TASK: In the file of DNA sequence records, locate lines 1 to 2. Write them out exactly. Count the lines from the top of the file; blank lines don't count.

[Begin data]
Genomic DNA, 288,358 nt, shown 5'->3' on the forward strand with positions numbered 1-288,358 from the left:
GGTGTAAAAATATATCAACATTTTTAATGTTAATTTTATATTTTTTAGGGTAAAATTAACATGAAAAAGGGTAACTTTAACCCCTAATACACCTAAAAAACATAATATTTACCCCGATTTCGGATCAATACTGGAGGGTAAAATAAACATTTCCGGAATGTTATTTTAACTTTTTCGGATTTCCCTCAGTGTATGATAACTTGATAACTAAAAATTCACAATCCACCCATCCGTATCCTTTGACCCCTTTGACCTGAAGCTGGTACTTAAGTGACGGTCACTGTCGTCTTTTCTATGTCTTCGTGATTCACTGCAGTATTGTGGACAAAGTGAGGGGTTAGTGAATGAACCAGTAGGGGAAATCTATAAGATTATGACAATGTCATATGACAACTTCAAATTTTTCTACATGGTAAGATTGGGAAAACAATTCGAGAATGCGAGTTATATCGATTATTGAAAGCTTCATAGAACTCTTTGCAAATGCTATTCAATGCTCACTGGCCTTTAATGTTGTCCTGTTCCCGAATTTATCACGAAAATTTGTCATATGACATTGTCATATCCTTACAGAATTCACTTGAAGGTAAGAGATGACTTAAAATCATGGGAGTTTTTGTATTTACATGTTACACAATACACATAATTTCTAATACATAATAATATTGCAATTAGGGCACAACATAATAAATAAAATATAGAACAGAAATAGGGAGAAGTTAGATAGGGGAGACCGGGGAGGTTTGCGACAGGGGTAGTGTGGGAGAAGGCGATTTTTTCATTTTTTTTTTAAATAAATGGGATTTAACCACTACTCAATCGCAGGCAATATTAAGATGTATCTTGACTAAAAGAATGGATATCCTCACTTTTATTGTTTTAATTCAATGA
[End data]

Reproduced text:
Genomic DNA, 288,358 nt, shown 5'->3' on the forward strand with positions numbered 1-288,358 from the left:
GGTGTAAAAATATATCAACATTTTTAATGTTAATTTTATATTTTTTAGGGTAAAATTAACATGAAAAAGGGTAACTTTAACCCCTAATACACCTAAAAAACATAATATTTACCCCGATTTCGGATCAATACTGGAGGGTAAAATAAACATTTCCGGAATGTTATTTTAACTTTTTCGGATTTCCCTCAGTGTATGATAACTTGATAACTAAAAATTCACAATCCACCCATCCGTATCCTTTGACCCCTTTGACCTGAAGCTGGTACTTAAGTGACGGTCACTGTCGTCTTTTCTATGTCTTCGTGATTCACTGCAGTATTGTGGACAAAGTGAGGGGTTAGTGAATGAACCAGTAGGGGAAATCTATAAGATTATGACAATGTCATATGACAACTTCAAATTTTTCTACATGGTAAGATTGGGAAAACAATTCGAGAATGCGAGTTATATCGATTATTGAAAGCTTCATAGAACTCTTTGCAAATGCTATTCAATGCTCACTGGCCTTTAATGTTGTCCTGTTCCCGAATTTATCACGAAAATTTGTCATATGACATTGTCATATCCTTACAGAATTCACTTGAAGGTAAGAGATGACTTAAAATCATGGGAGTTTTTGTATTTACATGTTACACAATACACATAATTTCTAATACATAATAATATTGCAATTAGGGCACAACATAATAAATAAAATATAGAACAGAAATAGGGAGAAGTTAGATAGGGGAGACCGGGGAGGTTTGCGACAGGGGTAGTGTGGGAGAAGGCGATTTTTTCATTTTTTTTTTAAATAAATGGGATTTAACCACTACTCAATCGCAGGCAATATTAAGATGTATCTTGACTAAAAGAATGGATATCCTCACTTTTATTGTTTTAATTCAATGA